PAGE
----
Perhaps camo kevlar is cheaper? It’s probably produced and purchased in greater quantities. There could also be arrangements with other agencies to buy in bulk.

    There I go again, giving government the benefit of the doubt. Bad liberal. Bad!

  39. #39 |  mad libertarian guy | 

    Why camo?

    Have none of you ever been to Cape Canaveral? The vast majority of the land space there is is not concrete and buildings and launch pads, but mangrove flats and coastal marsh where camo would be a far better option tactically than *insert color here*.

  40. #40 |  V | 

    Despite all the sound arguments as to why there should be some well-armed, trained, rapid response unit for Kennedy, this quote doesn’t make them sound that smart:

    “Members of the SWAT team admit that one of the best parts of their job is getting the ‘big-boy toys.'”

    They could at least sound a bit more professional.

  41. #41 |  Pi Guy | 

    Or maybe the cammo presages what the vegetation at the Kennedy Space Center will look like within five years of the budget cuts.

    *post-read wipe-up req’d*

    I think that we’ve come to the place give terorists too much credit – which is the entire f#*&ing point of terrisim in the first place!

    Getting onto a plane at Logan is waaaaaaaaaay easier than even just getting onto KSC, whatever action you intend to undertake once inside.

  42. #42 |  Radley Balko | 

    The vast majority of the land space there is is not concrete and buildings and launch pads, but mangrove flats and coastal marsh where camo would be a far better option tactically than *insert color here*.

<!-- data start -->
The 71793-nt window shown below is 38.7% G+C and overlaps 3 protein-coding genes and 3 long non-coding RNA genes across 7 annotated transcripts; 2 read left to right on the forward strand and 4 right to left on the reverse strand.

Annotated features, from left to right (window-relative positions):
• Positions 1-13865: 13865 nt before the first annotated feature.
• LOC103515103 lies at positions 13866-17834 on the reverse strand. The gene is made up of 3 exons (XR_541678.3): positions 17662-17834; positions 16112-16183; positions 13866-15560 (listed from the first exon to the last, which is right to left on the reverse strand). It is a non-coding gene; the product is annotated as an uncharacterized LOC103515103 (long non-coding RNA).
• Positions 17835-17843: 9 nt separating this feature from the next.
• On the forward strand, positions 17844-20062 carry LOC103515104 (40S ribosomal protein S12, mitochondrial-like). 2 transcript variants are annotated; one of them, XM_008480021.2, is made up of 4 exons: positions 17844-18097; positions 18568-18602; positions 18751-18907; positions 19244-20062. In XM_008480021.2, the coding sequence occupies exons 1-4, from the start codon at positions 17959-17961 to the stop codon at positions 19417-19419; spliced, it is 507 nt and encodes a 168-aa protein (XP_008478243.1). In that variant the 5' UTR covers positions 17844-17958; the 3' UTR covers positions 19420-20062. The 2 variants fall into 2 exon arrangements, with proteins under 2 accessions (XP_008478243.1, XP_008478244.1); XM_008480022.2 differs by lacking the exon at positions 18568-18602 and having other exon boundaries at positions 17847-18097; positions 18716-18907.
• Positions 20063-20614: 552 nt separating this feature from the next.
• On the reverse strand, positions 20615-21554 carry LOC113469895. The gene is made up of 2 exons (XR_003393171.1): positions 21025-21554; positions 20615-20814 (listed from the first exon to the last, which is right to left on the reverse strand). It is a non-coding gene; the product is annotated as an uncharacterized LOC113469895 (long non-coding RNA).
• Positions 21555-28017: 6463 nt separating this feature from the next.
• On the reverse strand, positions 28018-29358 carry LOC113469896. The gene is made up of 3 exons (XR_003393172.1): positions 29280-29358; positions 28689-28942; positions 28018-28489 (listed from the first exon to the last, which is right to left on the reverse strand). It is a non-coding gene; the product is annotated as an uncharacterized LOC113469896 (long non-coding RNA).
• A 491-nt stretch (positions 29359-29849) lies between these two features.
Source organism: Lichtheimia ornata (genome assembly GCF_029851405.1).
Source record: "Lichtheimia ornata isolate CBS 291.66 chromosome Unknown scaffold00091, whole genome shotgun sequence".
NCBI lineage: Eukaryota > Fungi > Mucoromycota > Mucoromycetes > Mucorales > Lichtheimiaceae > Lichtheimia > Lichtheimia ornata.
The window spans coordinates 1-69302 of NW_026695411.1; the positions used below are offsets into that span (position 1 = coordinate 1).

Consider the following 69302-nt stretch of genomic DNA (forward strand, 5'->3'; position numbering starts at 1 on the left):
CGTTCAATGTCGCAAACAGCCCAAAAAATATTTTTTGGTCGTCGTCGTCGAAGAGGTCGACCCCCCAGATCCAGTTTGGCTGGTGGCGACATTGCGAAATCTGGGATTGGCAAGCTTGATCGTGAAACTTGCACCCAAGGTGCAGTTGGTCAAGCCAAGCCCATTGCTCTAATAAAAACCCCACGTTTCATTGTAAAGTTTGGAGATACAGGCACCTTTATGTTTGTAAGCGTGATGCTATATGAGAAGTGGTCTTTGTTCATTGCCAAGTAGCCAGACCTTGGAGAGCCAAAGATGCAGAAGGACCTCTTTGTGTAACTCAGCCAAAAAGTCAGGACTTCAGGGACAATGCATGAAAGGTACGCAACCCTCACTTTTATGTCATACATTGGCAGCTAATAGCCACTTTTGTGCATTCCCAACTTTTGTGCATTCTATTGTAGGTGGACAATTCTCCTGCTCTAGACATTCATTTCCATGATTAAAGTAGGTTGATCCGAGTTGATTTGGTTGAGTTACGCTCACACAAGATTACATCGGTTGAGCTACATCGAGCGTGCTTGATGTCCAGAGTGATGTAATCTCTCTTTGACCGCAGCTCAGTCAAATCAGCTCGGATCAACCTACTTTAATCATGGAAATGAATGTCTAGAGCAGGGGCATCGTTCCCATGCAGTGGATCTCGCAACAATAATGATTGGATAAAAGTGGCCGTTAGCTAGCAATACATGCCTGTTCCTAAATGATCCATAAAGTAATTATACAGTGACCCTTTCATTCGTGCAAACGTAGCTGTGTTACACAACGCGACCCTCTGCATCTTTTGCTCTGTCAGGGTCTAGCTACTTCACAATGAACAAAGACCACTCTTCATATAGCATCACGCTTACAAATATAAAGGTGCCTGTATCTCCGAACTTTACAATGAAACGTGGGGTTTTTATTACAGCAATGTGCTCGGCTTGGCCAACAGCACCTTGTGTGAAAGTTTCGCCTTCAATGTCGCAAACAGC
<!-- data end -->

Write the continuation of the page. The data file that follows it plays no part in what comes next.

Why would they want to blend into the natural surroundings there if their job is to defend what’s in the space center? I would think you’d want a conspicuous presence.

  43. #43 |  2nd of 3 | 

    “Why would they want to blend into the natural surroundings there if their job is to defend what’s in the space center? I would think you’d want a conspicuous presence.”

    Like the other poster said, cammo is just cheaper, I’ve shopped around and solid color or specialty utility uniforms are almost always more expensive, presumably because so much is made to supply the military demand. I don’t think it really has anything to do with mangroves.

  44. #44 |  Radley Balko | 

    I don’t find the cost argument convincing.

    This team has 30 members. That’s large, but even with that many, the cost of uniforms is negligible when you consider the cost of the weapons, training, travel to conferences and competitions, etc.

    We’re talking about, at most, a difference of $20-$30 per uniform.

  45. #45 |  ParatrooperJJ | 

    It’s both a major terrorist target as well as a target for foreign powers.

  46. #46 |  2nd of 3 | 

    “I don’t find the cost argument convincing.

    This team has 30 members. That’s large, but even with that many, the cost of uniforms is negligible when you consider the cost of the weapons, training, travel to conferences and competitions, etc.”

    Each of those comes from a seperately tracked funds. Fraud and abuse aside (and I’m sure you’ve reported on plenty of those) you can’t just use money from one pot to pay for an item that is funded from another. That’s why when I was in the military we’d get a big shiny new vehicle we didn’t really need, but the barracks were falling apart. The commander couldn’t just hold off on the vehicle and use that money to pay for barracks repair, that’s misallocation of funds and people get prosecuted for it all the time. In my accounting courses we were taught this is pretty much how every large organization does it, government or private sector.

    Mind you, I’m not saying they don’t get their rocks off by running around in camoflaugue, I just doubt that was the reason behind the purchasing decision. The soldier play is just a ancillary benefit.